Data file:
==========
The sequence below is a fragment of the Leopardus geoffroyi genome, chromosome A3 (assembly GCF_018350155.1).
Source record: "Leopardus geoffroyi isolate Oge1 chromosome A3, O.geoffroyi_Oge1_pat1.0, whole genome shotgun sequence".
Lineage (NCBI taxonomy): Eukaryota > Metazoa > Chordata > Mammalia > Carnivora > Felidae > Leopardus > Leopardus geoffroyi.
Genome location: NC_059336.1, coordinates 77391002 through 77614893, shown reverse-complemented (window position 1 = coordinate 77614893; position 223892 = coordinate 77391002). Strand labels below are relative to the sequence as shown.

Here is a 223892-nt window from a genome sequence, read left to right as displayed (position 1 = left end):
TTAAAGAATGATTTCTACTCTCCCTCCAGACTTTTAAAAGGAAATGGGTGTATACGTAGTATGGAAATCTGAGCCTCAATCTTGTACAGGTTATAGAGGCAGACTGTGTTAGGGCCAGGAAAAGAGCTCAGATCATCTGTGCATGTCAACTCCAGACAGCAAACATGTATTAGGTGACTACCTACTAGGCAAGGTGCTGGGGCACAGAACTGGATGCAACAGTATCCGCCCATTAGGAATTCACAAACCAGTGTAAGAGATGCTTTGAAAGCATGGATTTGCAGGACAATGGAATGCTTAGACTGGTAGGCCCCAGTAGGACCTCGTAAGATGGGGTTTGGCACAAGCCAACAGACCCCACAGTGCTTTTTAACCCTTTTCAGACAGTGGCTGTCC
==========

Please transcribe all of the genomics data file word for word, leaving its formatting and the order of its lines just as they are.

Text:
The sequence below is a fragment of the Leopardus geoffroyi genome, chromosome A3 (assembly GCF_018350155.1).
Source record: "Leopardus geoffroyi isolate Oge1 chromosome A3, O.geoffroyi_Oge1_pat1.0, whole genome shotgun sequence".
Lineage (NCBI taxonomy): Eukaryota > Metazoa > Chordata > Mammalia > Carnivora > Felidae > Leopardus > Leopardus geoffroyi.
Genome location: NC_059336.1, coordinates 77391002 through 77614893, shown reverse-complemented (window position 1 = coordinate 77614893; position 223892 = coordinate 77391002). Strand labels below are relative to the sequence as shown.

Here is a 223892-nt window from a genome sequence, read left to right as displayed (position 1 = left end):
TTAAAGAATGATTTCTACTCTCCCTCCAGACTTTTAAAAGGAAATGGGTGTATACGTAGTATGGAAATCTGAGCCTCAATCTTGTACAGGTTATAGAGGCAGACTGTGTTAGGGCCAGGAAAAGAGCTCAGATCATCTGTGCATGTCAACTCCAGACAGCAAACATGTATTAGGTGACTACCTACTAGGCAAGGTGCTGGGGCACAGAACTGGATGCAACAGTATCCGCCCATTAGGAATTCACAAACCAGTGTAAGAGATGCTTTGAAAGCATGGATTTGCAGGACAATGGAATGCTTAGACTGGTAGGCCCCAGTAGGACCTCGTAAGATGGGGTTTGGCACAAGCCAACAGACCCCACAGTGCTTTTTAACCCTTTTCAGACAGTGGCTGTCC